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We have two (sometimes three in that area) mobile carts of ~20 MacBooks accessing the network using Cisco Access Points, the model numbers of which I don't have handy at the moment. But we're trying to track down issues with timeouts and access issues to the local network servers as well as web access. It seems right now that the issue is network timeouts on the Macs. I know that the access points are managed through a special wireless controller on the rack, so these aren't the typical small business or SOHO wireless access point hardware.

The users have home directories set up through Active Directory and the Macs are bound to the Active Directory system.

The access issues seem to get better and worse through the course of the day and I'm not the primary troubleshooter on this issue, but I'm the only one that thought maybe SF might have some input on the issue. I'm wondering if the WAPs may be having trouble handling traffic for between 20 and 40 systems simultaneously, or if even at lower numbers of simultaneous connections it's choking bandwidth. I've been assured that these are high quality Cisco access points that should have no trouble handling this kind of traffic.

Any experiences with this? Typical numbers that a WAP should be able to handle before choking?

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To elaborate a little, the area where these two classrooms are accessing the network have two WAPs near each other down the hall. That's why there may be three of these labs going on at once. I will have to check whether it's 100 or 1000 network back to the switch and controller. – Bart Silverstrim Oct 9 '09 at 22:56
up vote 2 down vote accepted

I have some Cisco Aironet 1131G access points bolted to a cart in a K12 school w/ 35 Windows XP-based laptop computers with 802.11g radios. They APs are configured for non-overlapping channels. I see the laptops distribute themselves roughly evenly between the APs when they're all running.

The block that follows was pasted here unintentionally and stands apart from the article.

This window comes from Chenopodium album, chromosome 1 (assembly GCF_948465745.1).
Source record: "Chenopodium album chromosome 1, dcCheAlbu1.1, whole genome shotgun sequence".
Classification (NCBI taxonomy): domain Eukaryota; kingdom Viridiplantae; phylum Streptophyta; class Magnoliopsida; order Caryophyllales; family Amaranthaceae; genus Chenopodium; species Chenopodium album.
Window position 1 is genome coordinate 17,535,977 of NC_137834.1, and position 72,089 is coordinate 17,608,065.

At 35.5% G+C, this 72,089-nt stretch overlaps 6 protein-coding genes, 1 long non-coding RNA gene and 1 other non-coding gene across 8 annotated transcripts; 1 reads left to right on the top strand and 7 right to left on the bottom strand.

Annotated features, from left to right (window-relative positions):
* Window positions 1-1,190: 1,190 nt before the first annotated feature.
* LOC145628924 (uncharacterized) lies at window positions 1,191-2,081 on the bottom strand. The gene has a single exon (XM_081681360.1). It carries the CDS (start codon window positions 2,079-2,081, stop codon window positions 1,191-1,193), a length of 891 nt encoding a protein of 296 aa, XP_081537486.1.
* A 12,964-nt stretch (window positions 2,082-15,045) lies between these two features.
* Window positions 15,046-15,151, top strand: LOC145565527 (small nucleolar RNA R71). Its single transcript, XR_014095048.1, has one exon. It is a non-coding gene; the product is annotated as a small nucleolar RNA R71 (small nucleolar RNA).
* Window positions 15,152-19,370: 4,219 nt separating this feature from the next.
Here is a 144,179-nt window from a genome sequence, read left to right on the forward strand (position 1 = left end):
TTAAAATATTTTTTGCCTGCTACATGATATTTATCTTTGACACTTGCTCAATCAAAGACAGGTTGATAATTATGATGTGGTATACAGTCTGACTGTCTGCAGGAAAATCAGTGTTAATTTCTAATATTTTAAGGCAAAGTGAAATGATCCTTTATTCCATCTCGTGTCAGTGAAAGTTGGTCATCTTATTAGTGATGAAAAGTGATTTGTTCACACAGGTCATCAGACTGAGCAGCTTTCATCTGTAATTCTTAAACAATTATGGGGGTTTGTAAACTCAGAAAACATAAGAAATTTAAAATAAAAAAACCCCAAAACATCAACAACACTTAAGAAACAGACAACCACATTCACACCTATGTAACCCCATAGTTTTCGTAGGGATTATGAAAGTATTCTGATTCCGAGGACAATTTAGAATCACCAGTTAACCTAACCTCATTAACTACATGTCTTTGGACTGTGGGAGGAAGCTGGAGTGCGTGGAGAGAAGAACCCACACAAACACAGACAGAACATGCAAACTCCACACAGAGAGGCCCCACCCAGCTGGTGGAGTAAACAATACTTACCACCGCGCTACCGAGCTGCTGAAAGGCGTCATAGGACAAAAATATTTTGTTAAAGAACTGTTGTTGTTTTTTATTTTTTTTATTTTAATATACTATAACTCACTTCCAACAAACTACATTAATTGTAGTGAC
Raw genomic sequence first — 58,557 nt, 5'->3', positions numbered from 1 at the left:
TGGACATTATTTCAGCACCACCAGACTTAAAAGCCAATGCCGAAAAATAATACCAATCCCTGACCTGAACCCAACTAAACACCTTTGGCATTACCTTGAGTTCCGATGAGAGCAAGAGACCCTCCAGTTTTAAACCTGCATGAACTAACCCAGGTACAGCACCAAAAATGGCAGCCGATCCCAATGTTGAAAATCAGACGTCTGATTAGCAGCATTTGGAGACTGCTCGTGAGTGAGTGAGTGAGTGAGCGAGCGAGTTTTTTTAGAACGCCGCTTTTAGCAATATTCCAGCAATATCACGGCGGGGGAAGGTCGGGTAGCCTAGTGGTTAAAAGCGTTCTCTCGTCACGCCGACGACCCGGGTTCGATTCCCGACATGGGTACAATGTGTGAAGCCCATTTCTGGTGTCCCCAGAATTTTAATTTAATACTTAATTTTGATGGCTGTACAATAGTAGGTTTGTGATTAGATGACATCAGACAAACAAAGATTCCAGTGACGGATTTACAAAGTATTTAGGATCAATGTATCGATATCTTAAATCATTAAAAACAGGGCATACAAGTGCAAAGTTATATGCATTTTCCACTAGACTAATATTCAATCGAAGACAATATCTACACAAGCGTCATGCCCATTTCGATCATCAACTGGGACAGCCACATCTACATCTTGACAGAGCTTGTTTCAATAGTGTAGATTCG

Trying to support all of the clients w/ one of these APs didn't work (logon failures, random inability to access network resources), so we bought another one. Both of them together work fine. The students are mainly using them for web-based assessment applications, but they do access their home directories over the WiFi and, to my knowledge, it's been working fine. (I'll put it this way-- the Customer hasn't let me know there have been any problems... smile).

I'd be hesitant to put more than about 20 clients on a single 802.11b/g AP, and even then it needs to be an "enterprise" class AP.

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While I don't have any "typical" numbers for you, it seems that that is a lot of clients. How many WAP's do you have. How many clients connected per WAP. Are the WAP's A, B, or G?

Wirelss is a shared medium so even at B or G speeds, all the clients connected to a particular WAP are sharing the same 54Mbps channel. Can you monitor the utilization between the WAP and the core network to determine how much data is being pumped through?

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I do wireless at a major University, and in some lecture halls we've had over 100 clients on one AP. Granted, these are some pretty fancy APs (Meru Networks) running GigE back to the controllers (and we're also rolling out N).

How many APs do you have, and what data rates are they running at?

My tentative plan of action would be:

  1. Do other users of the same setup (AP model and controller) report good results with that many clients? If not, you'll need more APs.
  2. Go through whatever troubleshooting docs Cisco has.
  3. Go out to the site in question with a spectrum analyzer (Wi-Spy is inexpensive, Cisco makes expensive ones) and see what's going on... could be a wireless phone or rogue AP causing interference.
  4. Setup the APs on a full, non-overlapping channel (1,6,11). Experiment with disabling the low data rates if you're sure the clients should have a good connection.
  5. Try a packet capture and see what's going on.
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